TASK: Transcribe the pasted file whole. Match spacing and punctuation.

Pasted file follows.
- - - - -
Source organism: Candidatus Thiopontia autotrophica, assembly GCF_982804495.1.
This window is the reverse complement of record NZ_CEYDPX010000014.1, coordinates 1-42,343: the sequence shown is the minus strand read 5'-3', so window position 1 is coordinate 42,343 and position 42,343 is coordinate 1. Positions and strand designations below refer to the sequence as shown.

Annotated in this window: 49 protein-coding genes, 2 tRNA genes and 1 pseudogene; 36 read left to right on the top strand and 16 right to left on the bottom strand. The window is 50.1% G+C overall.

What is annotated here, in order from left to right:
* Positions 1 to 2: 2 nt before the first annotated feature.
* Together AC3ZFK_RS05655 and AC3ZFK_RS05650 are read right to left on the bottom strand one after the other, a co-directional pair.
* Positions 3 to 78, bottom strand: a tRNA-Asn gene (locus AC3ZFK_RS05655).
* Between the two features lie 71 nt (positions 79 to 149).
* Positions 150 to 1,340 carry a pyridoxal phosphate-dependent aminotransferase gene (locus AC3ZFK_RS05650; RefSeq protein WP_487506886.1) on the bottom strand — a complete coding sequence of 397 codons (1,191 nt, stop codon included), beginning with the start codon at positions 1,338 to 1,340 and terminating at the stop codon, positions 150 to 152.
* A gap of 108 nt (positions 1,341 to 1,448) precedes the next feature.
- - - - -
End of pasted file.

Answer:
Source organism: Candidatus Thiopontia autotrophica, assembly GCF_982804495.1.
This window is the reverse complement of record NZ_CEYDPX010000014.1, coordinates 1-42,343: the sequence shown is the minus strand read 5'-3', so window position 1 is coordinate 42,343 and position 42,343 is coordinate 1. Positions and strand designations below refer to the sequence as shown.

Annotated in this window: 49 protein-coding genes, 2 tRNA genes and 1 pseudogene; 36 read left to right on the top strand and 16 right to left on the bottom strand. The window is 50.1% G+C overall.

What is annotated here, in order from left to right:
* Positions 1 to 2: 2 nt before the first annotated feature.
* Together AC3ZFK_RS05655 and AC3ZFK_RS05650 are read right to left on the bottom strand one after the other, a co-directional pair.
* Positions 3 to 78, bottom strand: a tRNA-Asn gene (locus AC3ZFK_RS05655).
* Between the two features lie 71 nt (positions 79 to 149).
* Positions 150 to 1,340 carry a pyridoxal phosphate-dependent aminotransferase gene (locus AC3ZFK_RS05650; RefSeq protein WP_487506886.1) on the bottom strand — a complete coding sequence of 397 codons (1,191 nt, stop codon included), beginning with the start codon at positions 1,338 to 1,340 and terminating at the stop codon, positions 150 to 152.
* A gap of 108 nt (positions 1,341 to 1,448) precedes the next feature.